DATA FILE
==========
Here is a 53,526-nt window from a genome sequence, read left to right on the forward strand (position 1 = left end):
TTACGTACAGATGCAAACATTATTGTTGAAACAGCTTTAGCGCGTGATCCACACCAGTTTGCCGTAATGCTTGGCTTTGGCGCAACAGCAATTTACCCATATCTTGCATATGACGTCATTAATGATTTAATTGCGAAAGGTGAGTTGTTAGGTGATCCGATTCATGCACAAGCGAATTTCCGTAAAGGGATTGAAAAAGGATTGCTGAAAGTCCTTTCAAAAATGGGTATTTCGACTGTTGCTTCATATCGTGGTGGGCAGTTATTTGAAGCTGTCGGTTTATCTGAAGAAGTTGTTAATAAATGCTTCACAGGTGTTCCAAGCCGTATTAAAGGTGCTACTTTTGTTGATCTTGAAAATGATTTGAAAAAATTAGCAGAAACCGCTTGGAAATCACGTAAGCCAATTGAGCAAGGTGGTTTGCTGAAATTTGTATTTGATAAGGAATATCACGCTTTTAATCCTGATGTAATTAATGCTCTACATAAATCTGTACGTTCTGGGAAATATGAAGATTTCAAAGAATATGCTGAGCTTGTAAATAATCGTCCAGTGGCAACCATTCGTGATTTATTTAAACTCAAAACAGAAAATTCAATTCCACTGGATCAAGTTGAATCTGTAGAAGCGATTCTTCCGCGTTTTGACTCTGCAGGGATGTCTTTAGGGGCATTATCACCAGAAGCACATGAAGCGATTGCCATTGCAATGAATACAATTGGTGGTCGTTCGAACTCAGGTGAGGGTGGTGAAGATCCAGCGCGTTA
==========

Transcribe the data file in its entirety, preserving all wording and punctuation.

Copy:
Here is a 53,526-nt window from a genome sequence, read left to right on the forward strand (position 1 = left end):
TTACGTACAGATGCAAACATTATTGTTGAAACAGCTTTAGCGCGTGATCCACACCAGTTTGCCGTAATGCTTGGCTTTGGCGCAACAGCAATTTACCCATATCTTGCATATGACGTCATTAATGATTTAATTGCGAAAGGTGAGTTGTTAGGTGATCCGATTCATGCACAAGCGAATTTCCGTAAAGGGATTGAAAAAGGATTGCTGAAAGTCCTTTCAAAAATGGGTATTTCGACTGTTGCTTCATATCGTGGTGGGCAGTTATTTGAAGCTGTCGGTTTATCTGAAGAAGTTGTTAATAAATGCTTCACAGGTGTTCCAAGCCGTATTAAAGGTGCTACTTTTGTTGATCTTGAAAATGATTTGAAAAAATTAGCAGAAACCGCTTGGAAATCACGTAAGCCAATTGAGCAAGGTGGTTTGCTGAAATTTGTATTTGATAAGGAATATCACGCTTTTAATCCTGATGTAATTAATGCTCTACATAAATCTGTACGTTCTGGGAAATATGAAGATTTCAAAGAATATGCTGAGCTTGTAAATAATCGTCCAGTGGCAACCATTCGTGATTTATTTAAACTCAAAACAGAAAATTCAATTCCACTGGATCAAGTTGAATCTGTAGAAGCGATTCTTCCGCGTTTTGACTCTGCAGGGATGTCTTTAGGGGCATTATCACCAGAAGCACATGAAGCGATTGCCATTGCAATGAATACAATTGGTGGTCGTTCGAACTCAGGTGAGGGTGGTGAAGATCCAGCGCGTTA